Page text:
Choosing the Right Type of Siding for Your Home

Siding enhances a home’s curb appeal, and the right type can add value. But deciding between the many options can be daunting.

Wood siding offers a classic aesthetic and can be customized with shingles or tapered clapboards. It is also highly durable and resists rot, termites and fungal decay. Click the Montana Siding to know more.

Natural wood siding is a beautiful choice for homeowners looking to add natural beauty and luxury to their home. It can be stained or painted to create a variety of looks and complement any architectural style. However, it is important to note that natural wood requires a lot of upkeep and is not a good option for homes in a fire-prone area.

Cedar is one of the most popular choices for wood cladding due to its durability and beauty. It can be left to age naturally and develop a unique silvery-grey patina or it can be stained or painted to achieve a specific look. Cedar is also extremely rot resistant and insect-proof, which helps to extend the life of the siding.

Fir is another popular choice for wood cladding because it’s durable and inexpensive. It’s also easy to cut, because it doesn’t have as much resin as other types of wood. This makes it a great choice for types of siding that require more milling, like tongue and groove. However, it’s not as rot resistant or insect-proof as cedar and should be regularly stained and sealed.

Garapa is a newer type of wood that’s quickly gaining popularity for its durability and eco-friendly nature. It’s a light wood that stands up to intense sun exposure and reflects heat away from the home, which can help prevent overheating. However, this type of wood can be expensive and hard to find.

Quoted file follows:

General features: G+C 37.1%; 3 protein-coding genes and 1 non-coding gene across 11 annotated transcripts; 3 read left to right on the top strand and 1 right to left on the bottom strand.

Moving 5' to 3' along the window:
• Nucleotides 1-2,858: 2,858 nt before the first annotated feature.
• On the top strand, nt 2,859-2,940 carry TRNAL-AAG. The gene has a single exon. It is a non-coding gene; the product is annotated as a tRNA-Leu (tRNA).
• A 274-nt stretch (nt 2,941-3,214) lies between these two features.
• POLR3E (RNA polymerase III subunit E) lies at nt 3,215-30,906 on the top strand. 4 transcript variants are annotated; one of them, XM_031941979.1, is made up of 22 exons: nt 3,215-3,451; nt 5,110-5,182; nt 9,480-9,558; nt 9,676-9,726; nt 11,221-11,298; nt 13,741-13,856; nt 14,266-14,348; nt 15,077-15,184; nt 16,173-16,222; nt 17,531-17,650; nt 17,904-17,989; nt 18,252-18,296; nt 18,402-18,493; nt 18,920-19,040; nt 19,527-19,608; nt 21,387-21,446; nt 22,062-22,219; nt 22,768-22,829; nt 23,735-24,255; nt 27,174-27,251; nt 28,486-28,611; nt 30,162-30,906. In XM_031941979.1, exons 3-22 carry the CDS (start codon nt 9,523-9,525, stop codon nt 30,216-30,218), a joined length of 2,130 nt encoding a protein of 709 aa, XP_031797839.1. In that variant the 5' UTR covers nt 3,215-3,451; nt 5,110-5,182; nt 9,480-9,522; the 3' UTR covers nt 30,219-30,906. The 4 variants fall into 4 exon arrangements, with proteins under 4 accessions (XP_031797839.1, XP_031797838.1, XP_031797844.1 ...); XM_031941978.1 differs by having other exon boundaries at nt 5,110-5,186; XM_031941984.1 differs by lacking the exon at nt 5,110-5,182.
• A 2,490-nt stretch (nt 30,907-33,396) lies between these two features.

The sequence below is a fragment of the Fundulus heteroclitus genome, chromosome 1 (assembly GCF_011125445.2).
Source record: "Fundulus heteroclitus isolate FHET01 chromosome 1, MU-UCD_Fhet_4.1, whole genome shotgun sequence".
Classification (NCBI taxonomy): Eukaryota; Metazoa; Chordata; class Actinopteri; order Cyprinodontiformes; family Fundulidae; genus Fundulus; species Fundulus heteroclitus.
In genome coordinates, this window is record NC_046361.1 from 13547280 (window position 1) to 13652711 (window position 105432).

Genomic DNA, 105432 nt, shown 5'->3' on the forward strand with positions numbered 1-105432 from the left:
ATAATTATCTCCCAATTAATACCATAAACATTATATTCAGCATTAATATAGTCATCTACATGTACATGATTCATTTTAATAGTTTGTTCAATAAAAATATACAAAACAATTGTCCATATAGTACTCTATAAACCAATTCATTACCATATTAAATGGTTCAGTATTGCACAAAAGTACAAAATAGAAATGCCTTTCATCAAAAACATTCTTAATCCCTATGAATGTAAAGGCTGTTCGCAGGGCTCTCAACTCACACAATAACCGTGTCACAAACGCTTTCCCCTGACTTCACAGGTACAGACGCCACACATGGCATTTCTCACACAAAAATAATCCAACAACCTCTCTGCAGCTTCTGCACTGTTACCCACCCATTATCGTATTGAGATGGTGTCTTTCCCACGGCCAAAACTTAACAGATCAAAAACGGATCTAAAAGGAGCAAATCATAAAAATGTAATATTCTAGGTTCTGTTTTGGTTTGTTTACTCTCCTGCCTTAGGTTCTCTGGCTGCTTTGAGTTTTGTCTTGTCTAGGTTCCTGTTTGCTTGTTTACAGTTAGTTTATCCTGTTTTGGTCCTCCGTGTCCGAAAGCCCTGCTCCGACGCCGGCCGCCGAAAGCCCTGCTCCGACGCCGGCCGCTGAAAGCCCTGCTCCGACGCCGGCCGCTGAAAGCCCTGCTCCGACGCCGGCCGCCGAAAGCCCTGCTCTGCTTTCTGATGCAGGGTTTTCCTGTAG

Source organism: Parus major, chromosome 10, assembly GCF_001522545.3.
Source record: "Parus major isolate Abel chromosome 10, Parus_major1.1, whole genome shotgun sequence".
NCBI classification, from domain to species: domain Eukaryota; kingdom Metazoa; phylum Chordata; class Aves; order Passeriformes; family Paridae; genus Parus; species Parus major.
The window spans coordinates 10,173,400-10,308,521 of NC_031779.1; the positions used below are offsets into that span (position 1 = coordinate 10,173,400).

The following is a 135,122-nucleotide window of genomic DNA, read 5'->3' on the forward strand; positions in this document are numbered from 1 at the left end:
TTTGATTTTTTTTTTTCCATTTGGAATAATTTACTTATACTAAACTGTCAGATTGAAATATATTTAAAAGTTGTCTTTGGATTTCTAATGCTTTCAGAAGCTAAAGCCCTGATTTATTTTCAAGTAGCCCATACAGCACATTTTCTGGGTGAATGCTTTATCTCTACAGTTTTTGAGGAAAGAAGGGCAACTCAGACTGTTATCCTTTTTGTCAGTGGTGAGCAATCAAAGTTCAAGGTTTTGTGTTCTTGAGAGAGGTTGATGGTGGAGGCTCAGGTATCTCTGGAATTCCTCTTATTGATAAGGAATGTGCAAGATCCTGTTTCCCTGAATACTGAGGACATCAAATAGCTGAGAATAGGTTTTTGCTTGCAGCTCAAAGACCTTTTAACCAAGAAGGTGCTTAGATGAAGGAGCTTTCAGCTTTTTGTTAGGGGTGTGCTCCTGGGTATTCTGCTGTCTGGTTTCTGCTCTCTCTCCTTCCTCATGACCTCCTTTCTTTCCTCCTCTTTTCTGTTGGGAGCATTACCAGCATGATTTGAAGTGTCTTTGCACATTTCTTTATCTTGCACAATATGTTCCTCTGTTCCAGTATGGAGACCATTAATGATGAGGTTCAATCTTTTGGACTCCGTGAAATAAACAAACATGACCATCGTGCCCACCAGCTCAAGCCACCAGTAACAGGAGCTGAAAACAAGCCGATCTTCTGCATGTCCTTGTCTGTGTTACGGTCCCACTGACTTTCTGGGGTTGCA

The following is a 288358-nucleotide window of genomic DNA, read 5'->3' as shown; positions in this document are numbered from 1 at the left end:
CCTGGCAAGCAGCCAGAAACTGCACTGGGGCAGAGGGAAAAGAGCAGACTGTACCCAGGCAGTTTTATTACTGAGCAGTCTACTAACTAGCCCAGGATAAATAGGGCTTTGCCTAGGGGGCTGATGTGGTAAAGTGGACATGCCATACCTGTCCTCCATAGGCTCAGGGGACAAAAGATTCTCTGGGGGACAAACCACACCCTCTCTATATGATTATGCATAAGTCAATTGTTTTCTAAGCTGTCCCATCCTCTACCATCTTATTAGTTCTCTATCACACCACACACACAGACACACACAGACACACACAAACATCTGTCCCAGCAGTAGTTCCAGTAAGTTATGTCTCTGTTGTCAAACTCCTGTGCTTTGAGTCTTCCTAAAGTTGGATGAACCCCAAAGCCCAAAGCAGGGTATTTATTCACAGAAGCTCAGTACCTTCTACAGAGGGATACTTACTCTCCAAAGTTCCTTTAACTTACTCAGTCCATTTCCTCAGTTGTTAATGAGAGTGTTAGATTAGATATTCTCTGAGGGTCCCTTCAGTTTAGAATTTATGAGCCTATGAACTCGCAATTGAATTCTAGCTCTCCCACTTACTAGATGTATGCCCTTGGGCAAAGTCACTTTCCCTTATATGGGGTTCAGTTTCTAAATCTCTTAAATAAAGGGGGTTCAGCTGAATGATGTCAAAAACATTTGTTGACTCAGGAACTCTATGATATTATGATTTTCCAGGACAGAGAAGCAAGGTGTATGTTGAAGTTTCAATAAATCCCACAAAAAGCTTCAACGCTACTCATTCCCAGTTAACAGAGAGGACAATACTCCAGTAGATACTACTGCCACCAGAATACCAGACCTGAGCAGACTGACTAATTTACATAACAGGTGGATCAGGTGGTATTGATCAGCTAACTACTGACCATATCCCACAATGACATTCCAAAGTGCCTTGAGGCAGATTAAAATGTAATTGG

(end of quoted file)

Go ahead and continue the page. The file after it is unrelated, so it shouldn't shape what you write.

Siberian larch is a beautiful option for wood siding because it’s durable and holds up well in wet climates. It’s also a good choice for people who want to avoid the cost of exotic hardwoods, but still want to achieve a rich, natural aesthetic.

Other types of natural wood are pine, fir, barn wood and logs. All of these have their own advantages, but cedar is typically the most popular option because it’s durable and affordable. It’s also a great option for people in fire-prone areas, because it is the only type of wood that’s completely termite proof. However, all types of natural wood can be damaged by mold and moisture problems if they are not properly maintained.

Stone Veneer

Stone veneer siding can add a lot of curb appeal to a home. It’s also more cost effective than real stone and provides a similar look without the added labor costs of quarrying and transporting natural stones. It can be installed as a full covering or on specific areas of the exterior such as a fireplace surround or retaining wall.

Like any type of siding, it’s important that the installer is experienced and understands proper installation techniques. Failure to do so can cause moisture problems that are expensive and difficult to fix. These issues include leaks, wood rot, mold and structural damage.

One of the main causes of these problems is that stone veneer siding tends to absorb water. This moisture can migrate through the exterior walls, causing mold and rot if it’s not allowed to escape. A properly installed stone facade will stop several inches past the ground to allow for proper drainage and a barrier that can prevent moisture from migrating up the wall.

Another common problem is improper flashing and venting. It’s important that any penetrations of the exterior walls are properly caulked and flashed, especially around windows and doors. This includes vents for dryers, bathroom fans and kitchen hoods. Many homeowners insist that their contractors install their vents directly into the stone veneer and this can cause a host of problems, including broken and blocked vents that can let rodents into the house.

Stone veneer siding is also susceptible to moisture problems when it’s not incorporated into a proper rainscreen and vapor barrier system. This is particularly true when it’s used on the bottom of the walls. Builders often install this siding right down to the ground, which impedes drainage and can create moisture problems that lead to mold, rot and structural damage in the walls.